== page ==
Finello One of Huntington's Longest Serving Superintendents
When he completes the current school year, Huntington School District Superintendent John J. Finello will have been in the top post for ten years making him one of the longest serving district executives in the past hundred years.
Robert K. Toaz was the district's first superintendent, simultaneously working as a principal for many years. Mr. Toaz's 27 years (1906-1933) at the helm makes him Huntington's longest serving superintendent ever.
The steadily expanding student population and growth of the district resulted in Mr. Toaz giving up duties as Huntington High School principal in 1930 when Robert L. Simpson was appointed to that position. Mr. Simpson stayed as high school principal through June 1950.
When Mr. Toaz retired in 1933, Mr. Simpson added interim superintendent responsibilities to his portfolio for a short time until Raymond C. Burdick came on board. Mr. Burdick remained in the post until 1946, making him the second longest serving superintendent in district history.
J. Allan Mathews, a longtime district elementary school principal became interim superintendent for several months in 1946 when Mr. Burdick left. Lyle R. Morris was at the helm from 1946 to 1949. Carl V. Warren served as superintendent from 1949 to 1957, a period that saw the district construct Washington, Flower Hill and Southdown elementary schools and begin construction of a new high school.
Longtime district administrator J. Taylor Finley took over from Mr. Warren 1957 and served for six years, retiring at the end of the 1963 school year. He oversaw the opening of the new high school, renovation of the old high school on Main Street for use as R.L. Simpson Junior High School and the erection of Jefferson Elementary School on Oakwood Road.
Mr. Finley was followed by Charles C. St. Clair, who served from 1963-1967, a period that saw the closure of Roosevelt Elementary School and the opening of Nathaniel Woodhull Elementary School.
Christopher R. Vagts was in the top post from 1967-1969, a time marked by a divisive teacher's strike. Despite a five year contract, Mr. Vagts stepped down after a short stint, but remained for many years in various other central administration positions.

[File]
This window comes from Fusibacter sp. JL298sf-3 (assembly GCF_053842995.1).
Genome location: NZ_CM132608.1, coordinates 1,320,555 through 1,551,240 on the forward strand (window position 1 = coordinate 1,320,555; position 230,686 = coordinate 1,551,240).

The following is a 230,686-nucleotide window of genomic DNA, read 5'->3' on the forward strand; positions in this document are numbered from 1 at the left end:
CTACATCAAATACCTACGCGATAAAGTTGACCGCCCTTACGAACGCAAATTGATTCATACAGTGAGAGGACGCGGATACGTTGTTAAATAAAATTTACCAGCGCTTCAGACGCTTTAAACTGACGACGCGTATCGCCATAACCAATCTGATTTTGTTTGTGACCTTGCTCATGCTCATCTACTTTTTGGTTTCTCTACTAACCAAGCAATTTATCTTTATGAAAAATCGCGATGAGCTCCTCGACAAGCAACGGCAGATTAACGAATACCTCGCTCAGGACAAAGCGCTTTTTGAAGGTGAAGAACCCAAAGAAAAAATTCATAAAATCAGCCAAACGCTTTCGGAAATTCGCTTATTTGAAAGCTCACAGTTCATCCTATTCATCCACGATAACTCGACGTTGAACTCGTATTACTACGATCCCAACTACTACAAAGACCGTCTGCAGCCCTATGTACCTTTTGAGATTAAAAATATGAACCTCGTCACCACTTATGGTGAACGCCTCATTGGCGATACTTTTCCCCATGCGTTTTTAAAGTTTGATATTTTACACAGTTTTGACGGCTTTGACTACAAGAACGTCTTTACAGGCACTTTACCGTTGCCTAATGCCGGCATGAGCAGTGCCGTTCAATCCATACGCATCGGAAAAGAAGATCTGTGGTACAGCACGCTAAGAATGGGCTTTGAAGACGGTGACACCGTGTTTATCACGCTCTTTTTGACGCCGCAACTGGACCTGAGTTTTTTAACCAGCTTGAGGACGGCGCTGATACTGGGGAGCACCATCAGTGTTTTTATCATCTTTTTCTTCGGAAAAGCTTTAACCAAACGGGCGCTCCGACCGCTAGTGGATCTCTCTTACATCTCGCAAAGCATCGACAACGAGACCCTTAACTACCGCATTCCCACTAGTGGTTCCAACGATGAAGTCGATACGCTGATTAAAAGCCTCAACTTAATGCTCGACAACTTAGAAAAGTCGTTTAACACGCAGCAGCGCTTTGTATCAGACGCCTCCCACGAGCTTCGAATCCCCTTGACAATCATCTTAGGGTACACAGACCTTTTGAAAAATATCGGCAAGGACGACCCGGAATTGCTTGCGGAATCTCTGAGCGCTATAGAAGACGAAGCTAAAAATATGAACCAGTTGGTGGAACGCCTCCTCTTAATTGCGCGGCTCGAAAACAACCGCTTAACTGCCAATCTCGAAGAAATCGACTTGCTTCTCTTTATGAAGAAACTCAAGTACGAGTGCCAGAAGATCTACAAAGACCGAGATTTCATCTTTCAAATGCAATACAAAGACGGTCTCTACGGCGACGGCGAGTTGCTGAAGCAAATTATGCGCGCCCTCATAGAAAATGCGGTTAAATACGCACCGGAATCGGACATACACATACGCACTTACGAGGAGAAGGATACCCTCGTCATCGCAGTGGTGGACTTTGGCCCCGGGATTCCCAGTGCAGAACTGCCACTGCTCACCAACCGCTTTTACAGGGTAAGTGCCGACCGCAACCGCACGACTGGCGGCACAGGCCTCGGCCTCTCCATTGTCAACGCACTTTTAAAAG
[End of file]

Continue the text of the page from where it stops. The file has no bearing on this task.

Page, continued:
William F. Keough became superintendent in 1969, remaining until 1972. He was later held hostage with other Americans when militants stormed the U.S. Embassy in Iran during that country's 1979 Islamic revolution.
Assistant Superintendent William J. McCarthy took over for Mr. Keough on an interim basis for the 1972/73 school year. Charles W. Rutiger was hired as superintendent in 1973 and stayed until 1984, the third longest stretch ever. During this 11-year period many district schools were closed with controversy erupting each time one was shuttered.
When Dr. Rutiger left, Mr. McCarthy took over again, this time on a permanent basis. He stayed for a three-year stretch, retiring from the district in 1987. He was replaced by Richard B. Stock, who returned to Long Island from Ann Arbor, Michigan. Dr. Stock was a popular figure with faculty and staff members during his six year administration.
When Dr. Stock retired in 1993, the district turned to Dr. Judith Pastel. She stayed for three years, leaving for Ithaca after the school year ended in June 1996. David Nydick was the district's interim superintendent in 1996/97. Kevin Colpoys followed when he came aboard from Sullivan County BOCES. He served as Huntington's superintendent from July1997 to the spring of 2000.
Upon Mr. Colpoys' departure, the district brought in James Brucia on an interim basis for the 2000/01 school year. Dr. Brucia was followed by Mr. Finello, who assumed office in July 2001.
Mr. Finello has had a lifetime association with the district. Beginning as a kindergarten student and continuing as a member of Huntington's Class of 1968, the current superintendent began teaching here in September 1972 and has steadily moved up the ranks as a coordinator, assistant principal, assistant superintendent and finally as superintendent for the past decade.